Each night it is my responsibility to put the kids to sleep. And each night, after the lights are off and Polly is starting to fall asleep, Pip gets antsy. I don’t know exactly why but at that moment when Polly’s head starts to nod, Pip seeks out ways to avoid settling down. Sometimes it involves rolling around on his bed. Other times he complains about being too hot or too cold. Many times he asks random questions for which I have no answer. All of this activity is usually harmless. Pip will eventually go to sleep. He just has to get this last something out.
But, one night a couple of weeks ago, he brought out something new:
“Scared of what?”
“There are strange noises out there and its dark.”
While this exchange felt straight-forward, the sound of his voice suggested otherwise. There was none of the halting nervousness that Pip gets when he is frightened by a bad thunderstorm. Instead, there was this tinny, searching quality, a trait that usually shows up when Pip is looking for some kind of attention.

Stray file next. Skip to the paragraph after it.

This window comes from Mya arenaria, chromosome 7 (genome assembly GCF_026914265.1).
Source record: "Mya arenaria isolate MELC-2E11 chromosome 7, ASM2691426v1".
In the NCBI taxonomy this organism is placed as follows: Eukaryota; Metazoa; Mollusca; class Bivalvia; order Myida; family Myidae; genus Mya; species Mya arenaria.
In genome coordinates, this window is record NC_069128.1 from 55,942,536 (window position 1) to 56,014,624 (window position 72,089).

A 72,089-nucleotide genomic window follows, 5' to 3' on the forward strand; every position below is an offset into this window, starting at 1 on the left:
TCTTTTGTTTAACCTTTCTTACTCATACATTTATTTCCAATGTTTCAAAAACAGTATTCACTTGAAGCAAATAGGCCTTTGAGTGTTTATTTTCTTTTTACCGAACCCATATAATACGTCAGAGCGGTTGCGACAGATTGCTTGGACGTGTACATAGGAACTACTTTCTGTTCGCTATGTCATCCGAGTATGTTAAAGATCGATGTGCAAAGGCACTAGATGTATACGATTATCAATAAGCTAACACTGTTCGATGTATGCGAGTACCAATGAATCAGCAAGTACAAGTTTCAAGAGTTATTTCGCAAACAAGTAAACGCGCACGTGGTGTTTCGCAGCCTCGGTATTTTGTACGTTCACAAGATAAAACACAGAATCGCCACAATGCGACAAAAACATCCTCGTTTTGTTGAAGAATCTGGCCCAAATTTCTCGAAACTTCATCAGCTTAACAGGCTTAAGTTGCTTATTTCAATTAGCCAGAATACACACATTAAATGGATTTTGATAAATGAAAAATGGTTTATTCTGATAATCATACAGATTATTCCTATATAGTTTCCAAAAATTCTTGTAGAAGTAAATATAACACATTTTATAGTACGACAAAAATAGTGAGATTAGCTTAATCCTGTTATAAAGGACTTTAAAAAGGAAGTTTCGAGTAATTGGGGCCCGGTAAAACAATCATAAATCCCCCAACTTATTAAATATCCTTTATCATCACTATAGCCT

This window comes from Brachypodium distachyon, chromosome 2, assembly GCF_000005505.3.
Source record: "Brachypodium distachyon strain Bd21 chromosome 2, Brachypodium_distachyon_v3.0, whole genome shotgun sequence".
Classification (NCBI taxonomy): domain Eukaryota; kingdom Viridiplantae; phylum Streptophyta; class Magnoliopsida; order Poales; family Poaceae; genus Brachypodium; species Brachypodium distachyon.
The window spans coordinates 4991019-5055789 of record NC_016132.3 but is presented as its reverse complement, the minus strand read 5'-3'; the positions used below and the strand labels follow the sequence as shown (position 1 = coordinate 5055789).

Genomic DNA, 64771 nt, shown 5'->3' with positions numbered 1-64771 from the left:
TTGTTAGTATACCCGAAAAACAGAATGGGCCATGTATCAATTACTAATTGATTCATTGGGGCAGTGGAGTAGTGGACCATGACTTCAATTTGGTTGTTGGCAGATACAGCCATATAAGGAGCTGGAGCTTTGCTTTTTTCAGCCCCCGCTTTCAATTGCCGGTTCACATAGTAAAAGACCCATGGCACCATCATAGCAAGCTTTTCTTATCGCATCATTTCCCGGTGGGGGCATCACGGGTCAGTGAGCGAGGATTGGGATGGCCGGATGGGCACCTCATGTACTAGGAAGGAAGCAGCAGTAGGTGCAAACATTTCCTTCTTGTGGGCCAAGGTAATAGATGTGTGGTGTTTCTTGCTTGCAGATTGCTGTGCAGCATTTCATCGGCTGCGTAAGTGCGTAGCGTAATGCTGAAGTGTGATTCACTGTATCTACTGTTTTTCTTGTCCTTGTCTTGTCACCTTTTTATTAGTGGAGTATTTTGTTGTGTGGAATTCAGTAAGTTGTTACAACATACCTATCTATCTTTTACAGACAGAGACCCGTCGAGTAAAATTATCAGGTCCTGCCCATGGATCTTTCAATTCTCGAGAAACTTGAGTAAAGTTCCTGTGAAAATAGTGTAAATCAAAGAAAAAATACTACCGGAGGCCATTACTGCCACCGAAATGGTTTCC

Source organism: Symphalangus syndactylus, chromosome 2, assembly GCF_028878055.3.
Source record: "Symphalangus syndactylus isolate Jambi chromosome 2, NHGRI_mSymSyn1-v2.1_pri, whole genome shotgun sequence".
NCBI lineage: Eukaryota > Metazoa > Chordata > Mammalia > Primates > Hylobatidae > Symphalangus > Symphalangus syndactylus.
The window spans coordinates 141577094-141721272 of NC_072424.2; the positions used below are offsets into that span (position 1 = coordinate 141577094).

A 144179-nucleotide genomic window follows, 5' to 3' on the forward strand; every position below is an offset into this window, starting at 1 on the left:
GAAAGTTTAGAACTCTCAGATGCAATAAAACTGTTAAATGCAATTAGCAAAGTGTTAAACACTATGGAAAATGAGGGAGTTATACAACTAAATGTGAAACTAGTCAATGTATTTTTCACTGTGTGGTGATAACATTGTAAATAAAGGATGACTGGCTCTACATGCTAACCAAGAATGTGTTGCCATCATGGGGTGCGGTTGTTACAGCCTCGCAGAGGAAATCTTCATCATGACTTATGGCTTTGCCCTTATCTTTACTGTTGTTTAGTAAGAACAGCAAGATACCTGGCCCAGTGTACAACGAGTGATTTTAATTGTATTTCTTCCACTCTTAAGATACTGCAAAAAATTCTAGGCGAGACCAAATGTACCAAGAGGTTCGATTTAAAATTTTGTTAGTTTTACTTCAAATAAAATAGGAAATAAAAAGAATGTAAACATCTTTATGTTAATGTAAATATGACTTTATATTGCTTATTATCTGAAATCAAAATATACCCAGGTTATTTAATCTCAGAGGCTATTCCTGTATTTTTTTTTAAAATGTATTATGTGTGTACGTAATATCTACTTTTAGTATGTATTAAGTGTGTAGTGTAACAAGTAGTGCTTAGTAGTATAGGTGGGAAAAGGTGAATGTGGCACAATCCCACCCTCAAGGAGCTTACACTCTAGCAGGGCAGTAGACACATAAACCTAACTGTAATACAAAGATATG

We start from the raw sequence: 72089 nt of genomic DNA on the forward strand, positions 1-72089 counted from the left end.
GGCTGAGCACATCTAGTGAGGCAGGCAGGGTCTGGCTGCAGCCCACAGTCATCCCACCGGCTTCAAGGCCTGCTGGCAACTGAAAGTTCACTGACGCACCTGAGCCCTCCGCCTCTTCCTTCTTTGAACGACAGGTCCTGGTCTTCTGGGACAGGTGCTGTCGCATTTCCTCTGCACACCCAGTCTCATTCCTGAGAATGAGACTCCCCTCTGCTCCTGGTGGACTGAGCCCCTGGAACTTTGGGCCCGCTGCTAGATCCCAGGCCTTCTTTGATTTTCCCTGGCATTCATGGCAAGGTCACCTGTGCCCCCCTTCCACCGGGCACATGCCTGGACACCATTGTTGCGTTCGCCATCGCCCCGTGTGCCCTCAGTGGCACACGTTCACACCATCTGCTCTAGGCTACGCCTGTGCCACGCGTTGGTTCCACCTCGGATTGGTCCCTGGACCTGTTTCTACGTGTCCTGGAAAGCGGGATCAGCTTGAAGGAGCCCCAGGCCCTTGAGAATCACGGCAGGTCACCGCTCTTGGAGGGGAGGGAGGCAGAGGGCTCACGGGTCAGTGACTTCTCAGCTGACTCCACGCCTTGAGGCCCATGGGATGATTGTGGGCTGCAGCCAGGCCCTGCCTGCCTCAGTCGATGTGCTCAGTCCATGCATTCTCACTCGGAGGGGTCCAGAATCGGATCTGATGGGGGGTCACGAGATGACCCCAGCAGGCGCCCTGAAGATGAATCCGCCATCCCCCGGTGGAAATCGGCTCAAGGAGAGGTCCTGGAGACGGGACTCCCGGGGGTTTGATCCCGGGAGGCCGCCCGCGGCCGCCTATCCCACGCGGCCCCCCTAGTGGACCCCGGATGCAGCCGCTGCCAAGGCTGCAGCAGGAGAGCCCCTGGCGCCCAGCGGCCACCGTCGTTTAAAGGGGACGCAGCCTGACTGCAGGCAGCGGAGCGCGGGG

I had expected something like this might be in the offing. Earlier that day I had spent more time than usual cooking while the kids were awake. I was trying to get some eggs and some potatoes made up so we would have them for later in the week. Pip and Polly are used to having my undivided attention, but for a time they found ways to occupy themselves without involving me. Eventually, Pip began to feel the effects of my neglect. His voice got louder. His movements became more jumpy and exaggerated. He started getting into things on the shelves that he normally doesn’t touch. The situation did not spiral out of control, but for the rest of the afternoon, I was very cognizant of Pip’s state of mind. As such, it wasn’t a surprise when he sought some extra attention at bedtime.